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League Of Women Voters Answers Your Broward Ballot Questions

voting_booth_miami_herald_archives.jpg
Miami Herald file

Members of the League of Women Voters in Broward County helped voters understand the statewide amendments on their ballots via Zoom Wednesday.

With early voting underway, more than 55,400 Broward County voters have already visited the polls in the rain. And those numbers are just the totals from Monday and Tuesday.

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The League of Women Voters in Broward participated in an online Zoom workshop Wednesday, hosted by the Greater Hollywood Chamber of Commerce, all to help walk voters through their ballots and untangle the pros and cons of the proposed state constitutional amendments.

The president of the league in Broward, Monica Elliott, talked people through their voting questions during the nonpartisan event. She reminded voters who want to wait to vote that, "on November 3 — that's Election Day — there's a couple things that people forget."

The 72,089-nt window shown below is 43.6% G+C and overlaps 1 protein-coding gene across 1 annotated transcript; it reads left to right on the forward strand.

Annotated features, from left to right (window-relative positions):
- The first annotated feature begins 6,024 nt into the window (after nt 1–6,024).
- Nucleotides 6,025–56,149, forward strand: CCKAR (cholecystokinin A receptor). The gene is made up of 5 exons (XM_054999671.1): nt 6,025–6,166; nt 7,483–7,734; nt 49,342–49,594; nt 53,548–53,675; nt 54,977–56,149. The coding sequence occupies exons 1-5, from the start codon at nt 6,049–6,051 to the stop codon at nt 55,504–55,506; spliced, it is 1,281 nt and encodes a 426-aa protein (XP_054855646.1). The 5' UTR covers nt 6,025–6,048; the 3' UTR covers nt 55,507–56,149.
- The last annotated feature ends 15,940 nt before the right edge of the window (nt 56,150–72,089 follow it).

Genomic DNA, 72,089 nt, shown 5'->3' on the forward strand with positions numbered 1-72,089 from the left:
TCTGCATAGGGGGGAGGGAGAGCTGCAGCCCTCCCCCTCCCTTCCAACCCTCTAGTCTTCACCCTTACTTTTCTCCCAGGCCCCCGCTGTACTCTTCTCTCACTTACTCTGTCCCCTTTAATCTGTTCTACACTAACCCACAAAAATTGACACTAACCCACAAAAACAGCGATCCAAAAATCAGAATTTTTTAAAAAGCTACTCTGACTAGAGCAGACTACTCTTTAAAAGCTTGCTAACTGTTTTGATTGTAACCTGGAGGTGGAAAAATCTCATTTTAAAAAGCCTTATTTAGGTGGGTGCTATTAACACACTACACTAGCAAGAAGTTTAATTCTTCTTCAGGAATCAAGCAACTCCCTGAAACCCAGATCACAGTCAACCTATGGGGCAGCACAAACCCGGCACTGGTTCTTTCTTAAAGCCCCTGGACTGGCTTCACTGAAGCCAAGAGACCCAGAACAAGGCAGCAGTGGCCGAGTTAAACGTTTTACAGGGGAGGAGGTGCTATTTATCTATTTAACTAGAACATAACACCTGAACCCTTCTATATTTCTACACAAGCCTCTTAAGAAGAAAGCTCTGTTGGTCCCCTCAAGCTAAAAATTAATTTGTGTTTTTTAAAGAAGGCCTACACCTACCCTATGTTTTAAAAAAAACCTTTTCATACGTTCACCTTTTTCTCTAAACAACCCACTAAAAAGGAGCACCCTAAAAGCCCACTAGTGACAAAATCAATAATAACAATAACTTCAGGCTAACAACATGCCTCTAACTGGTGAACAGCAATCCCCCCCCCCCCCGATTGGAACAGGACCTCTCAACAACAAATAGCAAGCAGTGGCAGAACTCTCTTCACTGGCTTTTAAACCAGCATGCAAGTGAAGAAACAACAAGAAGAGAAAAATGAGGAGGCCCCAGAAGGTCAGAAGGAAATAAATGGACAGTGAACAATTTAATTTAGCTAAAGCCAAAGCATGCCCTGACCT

“You can't vote at those early voting sites anymore, you have to vote at your precinct. And if you still have a vote-by-mail ballot, the only place that you can drop off that ballot is at the SOE [supervisor of elections] 24/7 boxes, you cannot drop them off at a precinct location," Elliott said.

As of Wednesday, the Broward elections office has sent out more than 585,200 vote-by-mail ballots to voters and received more than 273,400 completed ballots back.

The League of Women Voters also has an online guide to each of Florida’s 2020 Constitutional Amendments, here.

Several of the 25 or so people who joined the Zoom meeting asked questions about homestead property tax, and what open primary elections could mean for Floridians if voters pass Amendment 3 which reads:

"All Voters Vote in Primary Elections for State Legislature, Governor, and Cabinet Allows all registered voters to vote in primaries for state legislature, governor, and cabinet regardless of political party affiliation. All candidates for an office, including party nominated candidates, appear on the same primary ballot. Two highest vote getters advance to general election. If only two candidates qualify, no primary is held and winner is determined in general election. Candidate’s party affiliation may appear on ballot as provided by law. Effective January 1, 2024."

Head here to learn more about Amendment 3, and find more of our coverage in our voter guide.